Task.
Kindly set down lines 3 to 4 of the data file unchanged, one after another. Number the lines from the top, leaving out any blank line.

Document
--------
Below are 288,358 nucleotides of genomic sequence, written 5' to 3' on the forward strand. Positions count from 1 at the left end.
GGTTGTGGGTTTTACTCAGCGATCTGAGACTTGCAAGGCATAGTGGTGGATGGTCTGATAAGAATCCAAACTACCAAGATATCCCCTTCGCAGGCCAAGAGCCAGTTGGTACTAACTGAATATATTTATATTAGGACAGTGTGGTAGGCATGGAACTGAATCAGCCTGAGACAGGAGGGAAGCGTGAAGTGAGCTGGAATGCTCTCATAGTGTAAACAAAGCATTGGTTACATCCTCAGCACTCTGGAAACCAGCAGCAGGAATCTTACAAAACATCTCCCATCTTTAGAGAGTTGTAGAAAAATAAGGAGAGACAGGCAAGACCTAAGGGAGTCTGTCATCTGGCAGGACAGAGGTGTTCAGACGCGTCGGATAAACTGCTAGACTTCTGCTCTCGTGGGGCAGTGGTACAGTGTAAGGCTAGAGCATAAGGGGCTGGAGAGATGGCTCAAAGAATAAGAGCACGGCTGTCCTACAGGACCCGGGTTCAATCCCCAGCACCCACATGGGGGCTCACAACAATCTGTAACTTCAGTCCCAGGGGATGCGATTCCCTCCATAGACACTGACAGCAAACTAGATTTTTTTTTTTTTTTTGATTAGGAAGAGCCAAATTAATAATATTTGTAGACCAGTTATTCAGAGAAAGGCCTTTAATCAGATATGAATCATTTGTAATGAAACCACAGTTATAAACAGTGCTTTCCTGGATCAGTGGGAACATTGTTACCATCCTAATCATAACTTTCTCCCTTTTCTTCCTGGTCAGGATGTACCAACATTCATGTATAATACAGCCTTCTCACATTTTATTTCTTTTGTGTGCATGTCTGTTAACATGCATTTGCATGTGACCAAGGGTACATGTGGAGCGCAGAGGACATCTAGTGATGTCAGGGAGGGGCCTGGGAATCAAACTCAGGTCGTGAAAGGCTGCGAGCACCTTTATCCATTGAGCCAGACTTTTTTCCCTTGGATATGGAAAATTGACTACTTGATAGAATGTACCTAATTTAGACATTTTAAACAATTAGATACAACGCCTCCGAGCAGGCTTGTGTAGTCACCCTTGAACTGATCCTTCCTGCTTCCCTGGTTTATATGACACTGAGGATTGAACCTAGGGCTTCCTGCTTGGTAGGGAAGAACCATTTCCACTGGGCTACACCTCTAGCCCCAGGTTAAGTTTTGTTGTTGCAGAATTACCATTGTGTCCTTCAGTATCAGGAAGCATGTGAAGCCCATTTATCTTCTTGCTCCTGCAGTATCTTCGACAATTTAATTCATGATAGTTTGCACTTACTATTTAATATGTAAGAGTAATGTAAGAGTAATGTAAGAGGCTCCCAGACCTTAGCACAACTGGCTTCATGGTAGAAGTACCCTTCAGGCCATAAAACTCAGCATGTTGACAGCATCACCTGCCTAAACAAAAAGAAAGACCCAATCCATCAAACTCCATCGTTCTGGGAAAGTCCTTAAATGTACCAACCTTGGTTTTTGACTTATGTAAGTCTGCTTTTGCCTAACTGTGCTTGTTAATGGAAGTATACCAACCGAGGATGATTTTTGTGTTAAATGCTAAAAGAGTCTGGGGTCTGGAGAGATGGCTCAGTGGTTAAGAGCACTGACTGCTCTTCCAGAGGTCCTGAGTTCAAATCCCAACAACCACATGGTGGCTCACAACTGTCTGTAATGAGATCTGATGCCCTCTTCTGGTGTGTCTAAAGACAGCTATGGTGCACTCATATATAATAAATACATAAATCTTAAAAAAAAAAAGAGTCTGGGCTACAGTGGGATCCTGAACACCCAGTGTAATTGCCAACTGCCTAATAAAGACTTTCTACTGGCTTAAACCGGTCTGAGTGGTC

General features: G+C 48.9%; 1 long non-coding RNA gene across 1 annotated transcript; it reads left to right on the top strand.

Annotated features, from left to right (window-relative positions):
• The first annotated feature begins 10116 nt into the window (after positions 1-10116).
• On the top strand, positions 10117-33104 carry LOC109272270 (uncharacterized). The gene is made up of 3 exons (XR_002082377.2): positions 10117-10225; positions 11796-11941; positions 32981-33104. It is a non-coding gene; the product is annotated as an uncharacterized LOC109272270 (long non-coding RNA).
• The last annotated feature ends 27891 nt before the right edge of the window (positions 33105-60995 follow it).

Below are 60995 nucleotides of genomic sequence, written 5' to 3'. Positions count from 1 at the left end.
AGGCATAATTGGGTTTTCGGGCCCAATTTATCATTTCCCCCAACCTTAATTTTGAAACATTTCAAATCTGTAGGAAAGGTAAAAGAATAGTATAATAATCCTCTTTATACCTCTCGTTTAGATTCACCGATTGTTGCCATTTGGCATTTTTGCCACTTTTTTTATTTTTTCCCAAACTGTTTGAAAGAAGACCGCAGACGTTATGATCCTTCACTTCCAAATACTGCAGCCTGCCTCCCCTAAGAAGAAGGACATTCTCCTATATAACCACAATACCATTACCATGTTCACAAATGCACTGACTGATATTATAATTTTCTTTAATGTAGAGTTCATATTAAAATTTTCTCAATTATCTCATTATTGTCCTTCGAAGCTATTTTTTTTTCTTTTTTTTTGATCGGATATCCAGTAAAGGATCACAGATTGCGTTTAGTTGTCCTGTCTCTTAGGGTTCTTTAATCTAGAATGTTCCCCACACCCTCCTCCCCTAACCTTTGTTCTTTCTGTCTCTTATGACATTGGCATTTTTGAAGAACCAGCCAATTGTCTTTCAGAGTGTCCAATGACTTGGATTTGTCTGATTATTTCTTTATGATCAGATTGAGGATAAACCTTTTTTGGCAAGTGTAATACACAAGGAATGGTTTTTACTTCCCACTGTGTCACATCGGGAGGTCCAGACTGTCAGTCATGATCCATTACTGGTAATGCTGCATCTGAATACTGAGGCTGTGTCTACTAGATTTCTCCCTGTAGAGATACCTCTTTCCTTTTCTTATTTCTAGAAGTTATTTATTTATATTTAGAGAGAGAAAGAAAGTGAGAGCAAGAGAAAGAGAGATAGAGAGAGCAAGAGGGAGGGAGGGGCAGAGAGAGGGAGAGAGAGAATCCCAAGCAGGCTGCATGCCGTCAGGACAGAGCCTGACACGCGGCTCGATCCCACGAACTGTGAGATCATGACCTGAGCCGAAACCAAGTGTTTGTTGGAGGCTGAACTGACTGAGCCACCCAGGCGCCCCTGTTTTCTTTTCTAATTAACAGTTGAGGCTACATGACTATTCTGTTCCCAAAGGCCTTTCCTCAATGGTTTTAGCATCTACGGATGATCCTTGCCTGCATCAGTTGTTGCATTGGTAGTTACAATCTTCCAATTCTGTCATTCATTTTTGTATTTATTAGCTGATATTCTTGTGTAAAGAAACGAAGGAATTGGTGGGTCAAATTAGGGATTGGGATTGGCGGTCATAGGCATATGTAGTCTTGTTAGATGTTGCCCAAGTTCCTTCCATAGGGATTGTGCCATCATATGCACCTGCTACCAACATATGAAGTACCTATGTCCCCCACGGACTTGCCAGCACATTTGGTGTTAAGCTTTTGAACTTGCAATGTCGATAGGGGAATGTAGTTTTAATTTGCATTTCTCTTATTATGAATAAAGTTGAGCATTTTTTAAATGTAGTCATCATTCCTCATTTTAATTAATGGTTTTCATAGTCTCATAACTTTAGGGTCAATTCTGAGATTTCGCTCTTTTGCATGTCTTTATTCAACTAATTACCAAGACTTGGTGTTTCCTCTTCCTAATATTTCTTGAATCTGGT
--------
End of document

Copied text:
General features: G+C 48.9%; 1 long non-coding RNA gene across 1 annotated transcript; it reads left to right on the top strand.

Annotated features, from left to right (window-relative positions):